Savoy Theatre (Review of Jane Annie)
From The Arthur Conan Doyle Encyclopedia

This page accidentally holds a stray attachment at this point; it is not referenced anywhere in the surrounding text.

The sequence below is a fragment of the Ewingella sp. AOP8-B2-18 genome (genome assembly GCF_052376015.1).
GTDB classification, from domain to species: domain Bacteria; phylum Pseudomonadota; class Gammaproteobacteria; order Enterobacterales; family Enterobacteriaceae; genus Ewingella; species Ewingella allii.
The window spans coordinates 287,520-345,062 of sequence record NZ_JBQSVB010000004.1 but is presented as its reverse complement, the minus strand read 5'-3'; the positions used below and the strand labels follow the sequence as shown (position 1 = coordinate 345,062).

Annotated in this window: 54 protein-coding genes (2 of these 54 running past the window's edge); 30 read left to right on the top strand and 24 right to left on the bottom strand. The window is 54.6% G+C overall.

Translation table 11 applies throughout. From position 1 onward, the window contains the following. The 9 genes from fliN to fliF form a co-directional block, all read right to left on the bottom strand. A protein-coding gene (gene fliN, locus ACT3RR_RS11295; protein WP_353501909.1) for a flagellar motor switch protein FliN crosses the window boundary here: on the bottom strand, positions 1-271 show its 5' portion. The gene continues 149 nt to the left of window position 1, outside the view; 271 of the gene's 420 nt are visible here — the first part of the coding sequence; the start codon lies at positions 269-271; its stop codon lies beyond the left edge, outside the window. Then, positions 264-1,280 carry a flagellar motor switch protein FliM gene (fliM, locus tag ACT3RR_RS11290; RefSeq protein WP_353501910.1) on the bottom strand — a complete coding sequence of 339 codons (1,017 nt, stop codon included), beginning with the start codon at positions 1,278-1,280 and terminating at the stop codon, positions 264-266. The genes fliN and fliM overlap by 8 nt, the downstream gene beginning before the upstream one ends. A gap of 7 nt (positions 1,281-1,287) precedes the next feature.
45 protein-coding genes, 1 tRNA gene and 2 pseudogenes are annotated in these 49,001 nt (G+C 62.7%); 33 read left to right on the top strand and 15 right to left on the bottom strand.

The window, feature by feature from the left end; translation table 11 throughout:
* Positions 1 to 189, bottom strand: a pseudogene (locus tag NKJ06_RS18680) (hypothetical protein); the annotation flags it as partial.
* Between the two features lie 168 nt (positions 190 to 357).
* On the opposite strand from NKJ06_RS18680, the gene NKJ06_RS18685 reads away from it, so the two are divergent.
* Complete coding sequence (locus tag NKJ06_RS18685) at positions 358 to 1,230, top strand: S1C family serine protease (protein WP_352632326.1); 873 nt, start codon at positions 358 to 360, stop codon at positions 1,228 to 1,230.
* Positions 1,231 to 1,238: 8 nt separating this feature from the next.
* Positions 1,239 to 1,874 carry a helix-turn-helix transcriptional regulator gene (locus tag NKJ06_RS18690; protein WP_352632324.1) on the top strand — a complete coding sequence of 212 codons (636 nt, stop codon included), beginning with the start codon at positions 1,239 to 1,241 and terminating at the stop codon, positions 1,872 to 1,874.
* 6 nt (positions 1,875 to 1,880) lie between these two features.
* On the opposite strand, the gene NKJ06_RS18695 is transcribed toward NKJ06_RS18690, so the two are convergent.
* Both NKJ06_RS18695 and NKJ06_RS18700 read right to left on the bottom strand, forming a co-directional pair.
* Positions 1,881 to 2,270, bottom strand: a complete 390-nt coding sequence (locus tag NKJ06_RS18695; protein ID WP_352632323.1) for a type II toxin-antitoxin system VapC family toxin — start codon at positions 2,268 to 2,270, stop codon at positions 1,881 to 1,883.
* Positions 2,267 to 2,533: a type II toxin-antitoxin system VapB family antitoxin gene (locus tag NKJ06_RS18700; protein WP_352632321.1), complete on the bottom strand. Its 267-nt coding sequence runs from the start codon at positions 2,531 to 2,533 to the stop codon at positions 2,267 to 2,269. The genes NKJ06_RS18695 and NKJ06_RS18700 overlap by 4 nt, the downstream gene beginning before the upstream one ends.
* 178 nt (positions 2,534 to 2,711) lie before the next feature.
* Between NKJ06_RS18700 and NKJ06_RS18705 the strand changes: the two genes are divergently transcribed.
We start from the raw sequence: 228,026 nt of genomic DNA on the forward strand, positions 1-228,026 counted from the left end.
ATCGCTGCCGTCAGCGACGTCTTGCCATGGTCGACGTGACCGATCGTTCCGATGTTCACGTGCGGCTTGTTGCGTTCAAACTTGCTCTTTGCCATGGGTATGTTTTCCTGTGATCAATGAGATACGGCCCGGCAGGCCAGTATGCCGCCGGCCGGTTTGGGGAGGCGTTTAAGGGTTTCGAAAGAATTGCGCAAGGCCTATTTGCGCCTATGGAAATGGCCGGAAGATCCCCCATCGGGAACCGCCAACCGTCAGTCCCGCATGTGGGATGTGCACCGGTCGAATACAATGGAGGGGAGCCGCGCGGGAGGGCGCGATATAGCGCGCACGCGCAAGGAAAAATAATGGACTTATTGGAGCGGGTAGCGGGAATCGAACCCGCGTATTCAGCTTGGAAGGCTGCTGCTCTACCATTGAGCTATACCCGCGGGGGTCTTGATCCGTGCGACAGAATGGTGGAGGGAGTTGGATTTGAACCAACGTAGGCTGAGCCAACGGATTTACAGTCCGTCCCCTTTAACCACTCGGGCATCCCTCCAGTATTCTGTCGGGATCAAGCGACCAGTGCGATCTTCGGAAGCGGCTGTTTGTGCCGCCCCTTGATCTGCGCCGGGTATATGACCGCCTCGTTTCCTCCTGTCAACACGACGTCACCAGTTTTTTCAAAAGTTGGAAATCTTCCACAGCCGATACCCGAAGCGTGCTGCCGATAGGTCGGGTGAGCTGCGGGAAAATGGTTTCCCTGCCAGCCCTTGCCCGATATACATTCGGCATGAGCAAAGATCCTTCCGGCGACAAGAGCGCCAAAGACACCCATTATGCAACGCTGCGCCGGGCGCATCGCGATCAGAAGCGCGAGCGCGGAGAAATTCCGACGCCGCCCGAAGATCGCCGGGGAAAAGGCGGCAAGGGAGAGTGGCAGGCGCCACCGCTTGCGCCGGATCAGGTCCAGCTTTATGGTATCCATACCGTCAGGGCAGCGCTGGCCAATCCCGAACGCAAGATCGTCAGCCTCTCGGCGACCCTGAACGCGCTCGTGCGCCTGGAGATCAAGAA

It is, no doubt, a healthy sign when a departure is made from a tradition that has become a mere convention through constant observance, but it remains to be seen whether success can be attained by so abrupt a change from the established vogue as is exhibited in the new comic opera produced on Saturday evening. In the Gilbert and Sullivan series, and in most of the later productions at the Savoy Theatre, the situations were often extravagantly absurd, but each before it passed yielded its full compliment of quips and wayward misapplications of ordinary speech; the music, too, conformed as strictly as the younger composers could make it to the pattern set by Sir Arthur Sullivan, and the originator of the style never scrupled to copy his own work with the rest. In Jane Annie; or, The Good-Conduct Prize, Messrs. J.M. Barrie and A. Conan Doyle, the joint authors of the libretto, have been hampered by no considerations of probability, and in so far their plot is worthy of the traditions of the house. It lacks, however, the continual play of brilliant dialogue which is found in the best examples of the class, and many opportunities given by some of the most improbable situations seem to have been wasted. Mr. Ernest Ford's music, too, is, in its most prominent numbers, markedly different from that of his predecessors, and, if he has struck out no new line of his own, he has not slavishly followed any of the styles already existing, the consequence being, of course, that his work is open to the reproach of lacking unity.